Original Research

The ministry of Beyers Naude to the victims of oppression 1960–1994: A challenge to Christian mission in post-apartheid South Africa

Tobias Masuku, Nelus Niemandt
Verbum et Ecclesia | Vol 33, No 1 | a494 | DOI: https://doi.org/10.4102/ve.v33i1.494 | © 2012 Tobias Masuku, Nelus Niemandt | This work is licensed under CC Attribution 4.0
Submitted: 18 January 2011 | Published: 08 February 2012

About the author(s)

Tobias Masuku, University of Pretoria; Religious Policy and Planning, Department of Defence, Pretoria; Uniting Reformed Church in Southern Africa (URCSA), South Africa
Nelus Niemandt, University of Pretoria, South Africa


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Abstract

Dr Beyers Naudé’s ministry to the victims of apartheid between 1960–1994 was of missionary significance. His mission challenged the conservative or stereotype mission approaches of the church which were in line with the thinking of Edinburgh 1910. Dr Beyers Naudé in contrast, applied the spirit of Tambaram 1938 supporting what Saayman termed a ‘comprehensive ministry’. His ministry challenged the mission of the church in post-apartheid South Africa during which the prophetic voice of the church has diminished and Ministers of Religion who were vocal against government injustices during Beyers Naudé’s ministry are supporting the current post-apartheid South African government.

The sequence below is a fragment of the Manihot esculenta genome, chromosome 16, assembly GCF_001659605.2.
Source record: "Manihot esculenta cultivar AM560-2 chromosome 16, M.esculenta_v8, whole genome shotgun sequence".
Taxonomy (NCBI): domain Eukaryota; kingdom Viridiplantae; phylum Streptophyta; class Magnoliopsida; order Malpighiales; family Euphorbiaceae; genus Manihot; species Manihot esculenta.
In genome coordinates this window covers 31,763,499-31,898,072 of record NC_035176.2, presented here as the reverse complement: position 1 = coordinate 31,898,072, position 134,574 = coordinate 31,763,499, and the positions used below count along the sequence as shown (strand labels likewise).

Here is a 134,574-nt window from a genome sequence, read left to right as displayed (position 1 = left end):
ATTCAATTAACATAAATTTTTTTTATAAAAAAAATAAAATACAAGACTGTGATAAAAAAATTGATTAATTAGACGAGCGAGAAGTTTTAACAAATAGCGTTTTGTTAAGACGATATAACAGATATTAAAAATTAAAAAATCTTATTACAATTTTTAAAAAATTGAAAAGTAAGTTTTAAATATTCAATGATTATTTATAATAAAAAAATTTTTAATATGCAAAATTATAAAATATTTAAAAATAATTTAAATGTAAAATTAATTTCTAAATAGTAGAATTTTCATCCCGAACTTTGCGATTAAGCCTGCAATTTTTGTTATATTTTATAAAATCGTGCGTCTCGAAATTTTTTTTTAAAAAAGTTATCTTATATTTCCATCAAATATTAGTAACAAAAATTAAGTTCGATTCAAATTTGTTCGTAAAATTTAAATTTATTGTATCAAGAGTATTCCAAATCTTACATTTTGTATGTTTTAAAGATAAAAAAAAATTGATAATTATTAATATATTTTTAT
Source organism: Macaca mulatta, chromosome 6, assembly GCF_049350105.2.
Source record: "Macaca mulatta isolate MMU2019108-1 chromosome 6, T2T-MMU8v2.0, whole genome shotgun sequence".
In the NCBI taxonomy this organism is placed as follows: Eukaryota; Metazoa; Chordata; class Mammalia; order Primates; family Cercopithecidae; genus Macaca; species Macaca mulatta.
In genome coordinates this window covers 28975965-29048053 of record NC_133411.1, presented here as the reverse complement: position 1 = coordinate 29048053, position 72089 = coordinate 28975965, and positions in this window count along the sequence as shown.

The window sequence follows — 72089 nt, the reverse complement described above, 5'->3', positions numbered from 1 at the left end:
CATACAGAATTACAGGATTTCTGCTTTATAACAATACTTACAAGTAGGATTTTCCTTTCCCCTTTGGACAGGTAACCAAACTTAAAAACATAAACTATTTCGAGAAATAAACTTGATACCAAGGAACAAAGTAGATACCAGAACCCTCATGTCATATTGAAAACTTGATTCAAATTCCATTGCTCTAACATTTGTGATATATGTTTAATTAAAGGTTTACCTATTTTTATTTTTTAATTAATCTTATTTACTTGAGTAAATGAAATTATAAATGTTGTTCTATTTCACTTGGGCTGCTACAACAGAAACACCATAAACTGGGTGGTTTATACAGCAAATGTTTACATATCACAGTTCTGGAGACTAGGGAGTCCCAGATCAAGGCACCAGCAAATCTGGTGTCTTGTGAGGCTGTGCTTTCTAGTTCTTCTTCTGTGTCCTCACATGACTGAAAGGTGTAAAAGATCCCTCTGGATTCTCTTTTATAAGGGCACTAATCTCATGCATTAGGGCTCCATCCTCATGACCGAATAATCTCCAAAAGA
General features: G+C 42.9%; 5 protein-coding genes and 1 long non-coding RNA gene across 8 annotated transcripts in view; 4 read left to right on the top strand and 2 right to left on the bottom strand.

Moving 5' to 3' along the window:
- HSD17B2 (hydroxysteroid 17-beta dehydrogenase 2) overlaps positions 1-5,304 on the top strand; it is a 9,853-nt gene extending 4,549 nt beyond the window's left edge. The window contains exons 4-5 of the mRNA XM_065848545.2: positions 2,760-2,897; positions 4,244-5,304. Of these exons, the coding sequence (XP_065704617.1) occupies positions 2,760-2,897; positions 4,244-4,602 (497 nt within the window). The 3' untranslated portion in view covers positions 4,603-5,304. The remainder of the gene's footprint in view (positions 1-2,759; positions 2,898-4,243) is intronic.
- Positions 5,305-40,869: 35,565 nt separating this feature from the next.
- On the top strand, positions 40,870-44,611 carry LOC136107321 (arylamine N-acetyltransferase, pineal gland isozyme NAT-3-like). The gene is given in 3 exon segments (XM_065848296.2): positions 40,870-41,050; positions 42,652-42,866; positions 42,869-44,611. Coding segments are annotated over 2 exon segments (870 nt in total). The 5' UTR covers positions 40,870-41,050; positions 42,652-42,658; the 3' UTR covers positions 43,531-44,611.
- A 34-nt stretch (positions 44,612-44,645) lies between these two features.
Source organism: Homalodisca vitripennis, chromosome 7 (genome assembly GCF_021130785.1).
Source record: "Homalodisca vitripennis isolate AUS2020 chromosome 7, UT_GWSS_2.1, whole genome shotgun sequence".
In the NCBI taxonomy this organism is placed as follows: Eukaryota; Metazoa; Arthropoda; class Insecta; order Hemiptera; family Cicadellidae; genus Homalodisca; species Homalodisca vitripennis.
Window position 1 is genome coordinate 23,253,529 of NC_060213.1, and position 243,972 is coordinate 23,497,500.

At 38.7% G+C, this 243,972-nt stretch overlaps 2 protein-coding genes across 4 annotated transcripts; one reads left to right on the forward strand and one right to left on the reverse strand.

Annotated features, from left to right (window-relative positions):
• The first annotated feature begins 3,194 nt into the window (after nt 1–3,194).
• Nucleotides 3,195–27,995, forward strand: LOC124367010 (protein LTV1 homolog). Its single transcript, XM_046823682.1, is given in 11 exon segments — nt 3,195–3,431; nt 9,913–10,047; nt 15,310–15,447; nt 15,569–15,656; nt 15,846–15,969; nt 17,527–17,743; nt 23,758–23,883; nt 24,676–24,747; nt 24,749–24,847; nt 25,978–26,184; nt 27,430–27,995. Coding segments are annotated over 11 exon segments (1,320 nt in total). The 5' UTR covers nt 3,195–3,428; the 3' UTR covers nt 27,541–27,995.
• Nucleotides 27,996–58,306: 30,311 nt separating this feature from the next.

Keywords

African Initiated Churches; African National Congress; Apartheid; Black and White; Centripetal; Centrifugal; ‘Daughter’ Churches; Dutch Reformed Church; Ministry; Mission; Muthi and Victims of oppression/apartheid

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